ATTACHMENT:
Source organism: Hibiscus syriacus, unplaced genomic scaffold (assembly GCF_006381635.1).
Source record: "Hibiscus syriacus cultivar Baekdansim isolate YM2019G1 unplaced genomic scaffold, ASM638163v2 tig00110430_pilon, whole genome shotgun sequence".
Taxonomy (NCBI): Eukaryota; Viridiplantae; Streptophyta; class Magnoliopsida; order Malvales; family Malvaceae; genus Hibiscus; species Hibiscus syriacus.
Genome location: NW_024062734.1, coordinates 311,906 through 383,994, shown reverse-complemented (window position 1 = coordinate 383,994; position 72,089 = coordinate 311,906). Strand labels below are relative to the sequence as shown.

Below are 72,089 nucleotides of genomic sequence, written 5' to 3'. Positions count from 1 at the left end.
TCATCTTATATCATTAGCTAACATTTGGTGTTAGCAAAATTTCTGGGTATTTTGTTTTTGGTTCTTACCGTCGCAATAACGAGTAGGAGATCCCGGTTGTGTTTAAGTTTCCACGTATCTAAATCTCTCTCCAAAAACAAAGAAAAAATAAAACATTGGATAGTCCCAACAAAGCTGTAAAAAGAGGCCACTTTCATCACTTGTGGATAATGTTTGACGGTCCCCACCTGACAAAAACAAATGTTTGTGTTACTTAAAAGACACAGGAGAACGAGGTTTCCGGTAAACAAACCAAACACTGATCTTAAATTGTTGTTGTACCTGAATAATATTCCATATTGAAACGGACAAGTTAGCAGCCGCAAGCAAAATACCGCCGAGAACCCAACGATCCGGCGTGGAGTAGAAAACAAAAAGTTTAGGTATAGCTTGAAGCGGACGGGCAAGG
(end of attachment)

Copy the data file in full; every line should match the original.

Source organism: Hibiscus syriacus, unplaced genomic scaffold (assembly GCF_006381635.1).
Source record: "Hibiscus syriacus cultivar Baekdansim isolate YM2019G1 unplaced genomic scaffold, ASM638163v2 tig00110430_pilon, whole genome shotgun sequence".
Taxonomy (NCBI): Eukaryota; Viridiplantae; Streptophyta; class Magnoliopsida; order Malvales; family Malvaceae; genus Hibiscus; species Hibiscus syriacus.
Genome location: NW_024062734.1, coordinates 311,906 through 383,994, shown reverse-complemented (window position 1 = coordinate 383,994; position 72,089 = coordinate 311,906). Strand labels below are relative to the sequence as shown.

Below are 72,089 nucleotides of genomic sequence, written 5' to 3'. Positions count from 1 at the left end.
TCATCTTATATCATTAGCTAACATTTGGTGTTAGCAAAATTTCTGGGTATTTTGTTTTTGGTTCTTACCGTCGCAATAACGAGTAGGAGATCCCGGTTGTGTTTAAGTTTCCACGTATCTAAATCTCTCTCCAAAAACAAAGAAAAAATAAAACATTGGATAGTCCCAACAAAGCTGTAAAAAGAGGCCACTTTCATCACTTGTGGATAATGTTTGACGGTCCCCACCTGACAAAAACAAATGTTTGTGTTACTTAAAAGACACAGGAGAACGAGGTTTCCGGTAAACAAACCAAACACTGATCTTAAATTGTTGTTGTACCTGAATAATATTCCATATTGAAACGGACAAGTTAGCAGCCGCAAGCAAAATACCGCCGAGAACCCAACGATCCGGCGTGGAGTAGAAAACAAAAAGTTTAGGTATAGCTTGAAGCGGACGGGCAAGG